by Susan Ince
As she emptied her son’s preschool cubby, Mary Robertson wept. She felt that she must be a terrible mother — why else would 5-year-old Anthony have been kicked out of school for throwing blocks while the other students raptly enjoyed story time? After his expulsion, learning experts diagnosed Anthony with attention deficit hyperactivity disorder (ADHD), a condition thought to affect at least one kid in every classroom. His mother, meanwhile, worked out an individualized educational plan for him so he could continue in a regular classroom and became an active member of Children With Attention-Deficit/ Hyperactivity Disorder (CHADD), a national support organization.
Knowing that these kinds of problems tend to run in families, the Lexington, KY, mother feared a similar ordeal when her second child was born. Instead, daughter Samantha was so laid-back that she never even received a time-out.
Surprisingly, Samantha’s transition to school was also tough. Although she sat quietly, Samantha couldn’t focus well enough to learn or even to play with the other kids. “There I was, on the national board of CHADD, and I completely missed that my daughter also had attention issues!” exclaims Robertson.
If even this savvy mom was caught off guard, how can less informed parents know when their youngster needs help? Indeed, more and more experts are saying that the way kids with attention troubles have been identified has done American families a disservice. They’re adamant that half of all kids with these difficulties are not being diagnosed, and those like Samantha — who lack focus but don’t exhibit other behavior that attracts notice — are the most likely to slip through the cracks. (Often confusing is the clinical diagnosis for Samantha’s problem: ADHD, predominantly inattentive type. In other words, she has a hyperactivity disorder without the hyperactivity.)
The latest thinking is that lumping the two kinds of kids — the fidgety ones and the unfocused ones — together under the same diagnosis is actually preventing children like Samantha from getting the help they need.
“The problem is that the disorders sound like cousins, but the research indicates they are completely distinct and unrelated problems,” says Richard Milich, Ph.D., professor of psychology at the University of Kentucky, Lexington, and a prominent researcher on ADHD. “(An inattention issue) may not be a behavioral but a learning or developmental disorder. We don’t know where it fits — but it’s not, as previously believed, with ADHD.”
It’s a theory that’s grabbing attention. Russell A. Barkley, Ph.D., an ADHD specialist at the University of Massachusetts Medical School at Worcester, has even proposed a new name: focused attention disorder.
Still, even as researchers dig deeper, parents and teachers often fail to recognize the condition. Here’s what you need to know.
Spotting The Struggle
Richie Whitman’s difficulties began in the third grade. When reading, he couldn’t focus on long passages. He was easily distracted, his backpack looked like a trash can, and he often forgot to hand in his homework.
“Inattentive kids are in their seats, but they’re in another world. They have to go over material three, four, five times to answer questions,” says Clare B. Jones, Ph.D., a diagnostic specialist. According to Jones, these youngsters are extremely forgetful — to the point that they can’t seem to remember to feed the dog even though it’s a daily chore or will raise their hands but forget the answer when the teacher calls on them. And, significantly, they look like daydreamers. (For more, see “Pinpointing Attention Problems.”)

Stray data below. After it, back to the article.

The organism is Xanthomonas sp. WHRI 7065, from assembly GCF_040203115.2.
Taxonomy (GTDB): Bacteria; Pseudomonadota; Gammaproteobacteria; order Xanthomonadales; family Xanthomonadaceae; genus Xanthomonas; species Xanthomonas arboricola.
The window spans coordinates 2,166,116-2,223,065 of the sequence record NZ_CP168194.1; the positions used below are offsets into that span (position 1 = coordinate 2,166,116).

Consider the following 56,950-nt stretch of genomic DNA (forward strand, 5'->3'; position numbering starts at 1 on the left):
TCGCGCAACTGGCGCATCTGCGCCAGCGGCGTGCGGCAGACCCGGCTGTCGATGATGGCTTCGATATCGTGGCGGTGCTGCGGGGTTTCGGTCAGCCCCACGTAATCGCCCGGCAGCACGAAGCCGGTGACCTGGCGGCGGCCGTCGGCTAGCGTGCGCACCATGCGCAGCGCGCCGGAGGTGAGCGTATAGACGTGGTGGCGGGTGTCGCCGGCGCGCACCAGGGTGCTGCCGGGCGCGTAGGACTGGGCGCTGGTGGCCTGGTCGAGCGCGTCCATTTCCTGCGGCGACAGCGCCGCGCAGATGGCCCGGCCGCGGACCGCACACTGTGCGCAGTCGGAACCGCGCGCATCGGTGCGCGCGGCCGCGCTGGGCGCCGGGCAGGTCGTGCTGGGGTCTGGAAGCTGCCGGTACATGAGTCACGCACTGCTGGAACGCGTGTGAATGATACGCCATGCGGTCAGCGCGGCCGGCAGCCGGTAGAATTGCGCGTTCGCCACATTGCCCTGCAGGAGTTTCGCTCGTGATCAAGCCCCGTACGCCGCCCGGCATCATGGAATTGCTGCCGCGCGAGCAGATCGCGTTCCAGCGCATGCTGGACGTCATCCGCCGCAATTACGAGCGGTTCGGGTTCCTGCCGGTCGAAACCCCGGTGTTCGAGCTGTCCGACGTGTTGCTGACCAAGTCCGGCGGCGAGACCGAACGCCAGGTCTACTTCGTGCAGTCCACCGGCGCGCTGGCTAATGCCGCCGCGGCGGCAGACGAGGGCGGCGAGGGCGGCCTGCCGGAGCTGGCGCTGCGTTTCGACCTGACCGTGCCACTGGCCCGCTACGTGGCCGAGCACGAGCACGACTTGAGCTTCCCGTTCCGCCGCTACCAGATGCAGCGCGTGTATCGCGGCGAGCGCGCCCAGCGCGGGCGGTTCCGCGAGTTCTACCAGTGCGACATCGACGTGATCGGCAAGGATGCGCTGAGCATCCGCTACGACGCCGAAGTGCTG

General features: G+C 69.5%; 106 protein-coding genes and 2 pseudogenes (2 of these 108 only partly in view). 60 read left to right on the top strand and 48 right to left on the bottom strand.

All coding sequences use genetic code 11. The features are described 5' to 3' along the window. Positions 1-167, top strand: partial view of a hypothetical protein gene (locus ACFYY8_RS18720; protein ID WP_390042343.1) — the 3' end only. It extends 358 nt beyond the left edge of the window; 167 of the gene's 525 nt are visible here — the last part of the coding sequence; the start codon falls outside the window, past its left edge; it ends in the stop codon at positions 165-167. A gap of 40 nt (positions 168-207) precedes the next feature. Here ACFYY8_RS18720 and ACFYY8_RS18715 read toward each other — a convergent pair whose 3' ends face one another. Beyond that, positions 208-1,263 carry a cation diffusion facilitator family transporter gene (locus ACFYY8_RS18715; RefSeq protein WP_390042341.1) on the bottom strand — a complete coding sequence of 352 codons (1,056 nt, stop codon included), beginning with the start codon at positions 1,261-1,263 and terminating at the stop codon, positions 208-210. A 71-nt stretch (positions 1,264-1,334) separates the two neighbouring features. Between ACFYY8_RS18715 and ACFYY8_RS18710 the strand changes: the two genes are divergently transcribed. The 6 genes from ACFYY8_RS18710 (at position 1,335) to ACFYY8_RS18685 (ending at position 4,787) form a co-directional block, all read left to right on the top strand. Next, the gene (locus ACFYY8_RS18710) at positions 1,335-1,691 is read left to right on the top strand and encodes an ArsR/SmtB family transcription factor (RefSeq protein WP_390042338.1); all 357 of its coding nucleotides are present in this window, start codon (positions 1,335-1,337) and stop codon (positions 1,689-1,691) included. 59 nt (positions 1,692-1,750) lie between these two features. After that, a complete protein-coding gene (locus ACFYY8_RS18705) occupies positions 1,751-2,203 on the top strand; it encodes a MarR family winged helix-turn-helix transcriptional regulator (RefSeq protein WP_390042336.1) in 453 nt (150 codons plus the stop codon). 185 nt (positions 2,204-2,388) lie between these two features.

Other kids may call them couch potatoes or airheads. “Some common symptoms in these children — being sluggish, lethargic, or spacey — aren’t even listed in the official diagnostic manual,” says Caryn L. Carlson, Ph.D., associate professor of psychology at the University of Texas at Austin. In the past, inattentive kids were often targeted as lazy and unmotivated. But most need a cure, not criticism.
“It’s essential that these children’s problem be diagnosed as a true impairment — not a lack of motivation — so they can be helped,” says Rosemary Tannock, Ph.D., senior scientist with the Research Institute of the Hospital for Sick Children in Toronto. That’s one reason these kids have been going unnoticed: Even caring teachers often fail to see that it’s a matter of “I can’t” rather than “I won’t.” And attention troubles are even less likely to be perceived in girls, in part because such problems are assumed to be a guy thing. “What gets a boy tested often gets a girl corrected: ‘Sit up, try harder,’” says Jones.
Growing up on Long Island, Rose Nicolosi’s* daughter Marielle* was a sweet, albeit shy, girl. But when Marielle stopped at her locker between classes, she’d lose track of time and end up needing a late pass; her grades were disappointing despite painful amounts of effort. As often happens, her attention deficit wasn’t discovered until later, when Marielle was in middle school.
“My daughter has tremendous self-esteem problems because of this disorder,” says Nicolosi. “Just having a diagnosis has been a help.”
Being blamed for behavior like Marielle’s — and riding a downward spiral of negative self-worth — is one of the most devastating effects of undiagnosed attention issues. Tammy Amoroso, a mother in Phoenix, learned that she had the disorder at the same time as her 8-year-old daughter, Ashley. Amoroso looks back on her school years with regret. “The other kids laughed at my mistakes,” she says. Her insecurities were so overwhelming that, when she finished high school, she turned down an acceptance to design school. Today, she’s getting treatment alongside her child.
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